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Tanglewood / Tour 2018

James Taylor will return to Tanglewood in 2018 for his annual performances in the Berkshires.

Tucked into the Boston Symphony Orchestra’s release of its summer schedule yesterday was a confirmation that the superstar will return to the Koussevitzky Music Shed for performances on July 3 and July 4.

While tickets for individual shows are not yet on sale, 2018 Tanglewood season tickets will go on sale beginning Jan. 28 through tanglewood.org or by calling (888) 266-1200.

The 2018 season is entitled “Bernstein Centennial Summer – Celebrating Lenny at Tanglewood.”


Concert Review / Tanglewood / Tour 2017

Nine-thirty in the morning, with Tanglewood’s gates set to open at 5 p.m. for the first show of James Taylor’s two-night stand with his home team of fans. And there they were, scores of the most fervent and faithful, lined up for a run at the choice lawn sections.

Nearly 50 years into his recording and performing career, making his 25th set of appearances here, the indefatigable singer-songwriter remains at 69 a phenomenon among pop music artists.

With his top shelf band of All-Stars, JT took care of business once again for an adoring audience — a generous helping of 22 old favorites (plus two encores), including a sprinkling of less often-heard deep tracks.

There were more special lighting effects than in the past, with LED bulbs embedded within white lampshades arrayed across the back of the stage, along with multi-colored spotlights shining with blinding intensity to close hard-rocking renditions of “Country Road,” “Handy Man,” “Mexico,” “Steamroller” and a blazing second-set finale, “How Sweet It Is” that had listeners swaying, singing and dancing, eager for more. Which they got.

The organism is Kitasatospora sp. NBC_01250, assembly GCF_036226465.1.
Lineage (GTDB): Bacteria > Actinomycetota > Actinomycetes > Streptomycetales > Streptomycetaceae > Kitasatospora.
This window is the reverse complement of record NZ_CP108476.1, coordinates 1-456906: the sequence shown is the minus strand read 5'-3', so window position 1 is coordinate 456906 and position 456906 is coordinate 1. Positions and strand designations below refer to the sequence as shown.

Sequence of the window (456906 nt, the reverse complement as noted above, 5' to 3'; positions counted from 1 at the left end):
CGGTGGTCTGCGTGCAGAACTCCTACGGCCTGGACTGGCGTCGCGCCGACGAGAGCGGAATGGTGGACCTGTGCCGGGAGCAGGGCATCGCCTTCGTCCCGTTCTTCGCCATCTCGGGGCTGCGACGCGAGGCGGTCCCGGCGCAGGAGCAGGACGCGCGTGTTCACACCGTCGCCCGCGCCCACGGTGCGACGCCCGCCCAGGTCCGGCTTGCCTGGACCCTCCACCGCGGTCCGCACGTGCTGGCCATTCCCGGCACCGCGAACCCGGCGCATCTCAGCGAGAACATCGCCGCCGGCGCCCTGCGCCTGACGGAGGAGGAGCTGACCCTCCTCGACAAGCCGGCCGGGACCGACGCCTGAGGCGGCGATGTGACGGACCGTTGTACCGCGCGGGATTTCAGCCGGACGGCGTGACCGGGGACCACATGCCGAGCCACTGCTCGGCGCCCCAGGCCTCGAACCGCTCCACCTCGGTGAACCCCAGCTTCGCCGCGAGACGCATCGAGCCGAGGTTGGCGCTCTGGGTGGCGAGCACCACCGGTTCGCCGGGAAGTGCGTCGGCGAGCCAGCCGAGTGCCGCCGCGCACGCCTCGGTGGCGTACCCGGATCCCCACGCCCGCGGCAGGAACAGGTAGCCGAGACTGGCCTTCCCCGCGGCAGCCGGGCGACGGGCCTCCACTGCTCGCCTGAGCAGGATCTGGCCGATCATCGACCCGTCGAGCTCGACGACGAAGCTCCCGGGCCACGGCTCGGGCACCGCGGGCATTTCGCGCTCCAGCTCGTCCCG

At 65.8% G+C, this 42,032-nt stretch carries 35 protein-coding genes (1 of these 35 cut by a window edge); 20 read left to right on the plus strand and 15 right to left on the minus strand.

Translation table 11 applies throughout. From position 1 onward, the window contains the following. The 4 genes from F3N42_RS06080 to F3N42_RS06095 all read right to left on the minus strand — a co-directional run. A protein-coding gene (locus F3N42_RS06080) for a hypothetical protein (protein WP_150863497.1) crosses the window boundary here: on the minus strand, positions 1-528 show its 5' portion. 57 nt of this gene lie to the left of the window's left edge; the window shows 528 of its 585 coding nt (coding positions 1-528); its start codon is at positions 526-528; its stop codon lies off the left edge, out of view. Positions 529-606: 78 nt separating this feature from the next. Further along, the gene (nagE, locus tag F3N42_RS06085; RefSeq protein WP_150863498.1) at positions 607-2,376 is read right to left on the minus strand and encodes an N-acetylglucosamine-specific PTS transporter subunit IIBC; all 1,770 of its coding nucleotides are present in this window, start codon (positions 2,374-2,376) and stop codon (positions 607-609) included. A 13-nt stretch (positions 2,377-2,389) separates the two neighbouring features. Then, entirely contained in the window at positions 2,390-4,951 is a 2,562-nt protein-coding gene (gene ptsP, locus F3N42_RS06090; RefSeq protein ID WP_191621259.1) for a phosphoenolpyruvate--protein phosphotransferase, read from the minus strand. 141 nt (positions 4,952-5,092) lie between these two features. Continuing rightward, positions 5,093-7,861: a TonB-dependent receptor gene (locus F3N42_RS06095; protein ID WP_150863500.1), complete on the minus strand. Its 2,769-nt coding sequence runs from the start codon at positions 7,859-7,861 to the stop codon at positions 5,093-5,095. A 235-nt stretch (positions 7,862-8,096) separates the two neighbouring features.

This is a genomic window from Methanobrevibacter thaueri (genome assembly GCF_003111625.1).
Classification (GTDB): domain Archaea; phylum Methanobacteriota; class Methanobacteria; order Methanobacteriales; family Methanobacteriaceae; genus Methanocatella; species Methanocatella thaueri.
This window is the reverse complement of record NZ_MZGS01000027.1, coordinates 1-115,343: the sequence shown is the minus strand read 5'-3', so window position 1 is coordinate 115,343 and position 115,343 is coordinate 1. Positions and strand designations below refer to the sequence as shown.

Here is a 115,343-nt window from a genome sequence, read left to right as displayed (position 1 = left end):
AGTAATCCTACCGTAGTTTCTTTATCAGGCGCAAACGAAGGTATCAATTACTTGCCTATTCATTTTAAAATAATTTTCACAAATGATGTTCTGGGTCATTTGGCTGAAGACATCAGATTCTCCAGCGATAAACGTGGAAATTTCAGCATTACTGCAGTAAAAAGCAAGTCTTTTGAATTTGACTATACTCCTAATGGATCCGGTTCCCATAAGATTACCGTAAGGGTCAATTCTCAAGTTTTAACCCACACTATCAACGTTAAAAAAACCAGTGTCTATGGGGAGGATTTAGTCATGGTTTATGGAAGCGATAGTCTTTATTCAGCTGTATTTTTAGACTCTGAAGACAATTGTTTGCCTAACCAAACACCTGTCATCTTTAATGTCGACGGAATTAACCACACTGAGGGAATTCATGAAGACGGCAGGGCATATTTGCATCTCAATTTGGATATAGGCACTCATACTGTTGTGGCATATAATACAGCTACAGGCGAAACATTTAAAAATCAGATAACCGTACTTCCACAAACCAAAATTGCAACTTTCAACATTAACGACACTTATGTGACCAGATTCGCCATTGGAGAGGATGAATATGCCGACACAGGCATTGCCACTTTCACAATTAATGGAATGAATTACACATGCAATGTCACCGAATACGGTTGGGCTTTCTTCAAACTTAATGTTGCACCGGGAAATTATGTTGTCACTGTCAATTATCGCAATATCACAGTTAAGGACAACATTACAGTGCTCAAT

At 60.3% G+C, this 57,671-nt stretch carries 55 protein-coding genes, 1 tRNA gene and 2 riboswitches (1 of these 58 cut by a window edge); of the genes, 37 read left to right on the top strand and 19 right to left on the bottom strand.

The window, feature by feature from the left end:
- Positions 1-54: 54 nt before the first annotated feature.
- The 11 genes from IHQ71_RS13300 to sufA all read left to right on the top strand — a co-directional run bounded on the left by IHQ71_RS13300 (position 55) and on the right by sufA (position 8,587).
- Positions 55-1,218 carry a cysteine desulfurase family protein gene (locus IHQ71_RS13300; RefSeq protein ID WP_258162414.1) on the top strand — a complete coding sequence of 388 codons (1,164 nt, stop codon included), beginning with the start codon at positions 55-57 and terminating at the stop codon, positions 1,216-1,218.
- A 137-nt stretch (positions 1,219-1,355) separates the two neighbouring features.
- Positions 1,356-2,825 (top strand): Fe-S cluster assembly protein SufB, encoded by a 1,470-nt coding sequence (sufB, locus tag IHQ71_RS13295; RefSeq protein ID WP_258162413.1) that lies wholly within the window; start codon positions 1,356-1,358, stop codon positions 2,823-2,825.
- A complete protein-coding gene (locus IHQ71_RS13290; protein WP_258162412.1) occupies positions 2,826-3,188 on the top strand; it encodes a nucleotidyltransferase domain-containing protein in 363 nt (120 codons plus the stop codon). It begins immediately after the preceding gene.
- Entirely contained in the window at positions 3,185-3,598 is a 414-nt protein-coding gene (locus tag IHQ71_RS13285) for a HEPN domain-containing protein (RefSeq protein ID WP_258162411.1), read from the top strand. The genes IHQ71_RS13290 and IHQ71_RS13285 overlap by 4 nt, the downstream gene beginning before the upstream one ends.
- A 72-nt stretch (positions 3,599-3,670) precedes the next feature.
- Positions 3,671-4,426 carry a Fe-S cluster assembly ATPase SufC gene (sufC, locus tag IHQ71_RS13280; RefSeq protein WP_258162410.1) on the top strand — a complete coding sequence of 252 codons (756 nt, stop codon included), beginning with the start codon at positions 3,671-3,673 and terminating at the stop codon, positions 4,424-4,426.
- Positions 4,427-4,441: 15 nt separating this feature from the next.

As heard on Tuesday night, it was a high-flame warm-up for the 17-city tour Taylor is launching Thursday night with old friend and on-stage collaborator Bonnie Raitt, who appeared during the second half as a special guest as heralded several days ago when word slipped out.

In 1981, his 10th studio album, “Dad Loves His Work,” was released, with deep personal implications — his father Isaac, a physician, had left the family for a two-year “Operation Deep Freeze” expedition to the South Pole in 1954 and, like father, like son, James was a traveling man at that time as his first-family children, Ben and Sally, were growing up.

Clearly, JT remains a happy road warrior, easily the most active performer of his generation. And the audience — more than 36,000 strong over two nights at Tanglewood — keeps returning, assured that they hear the soundtrack of their youth, musical comfort food of prime quality.

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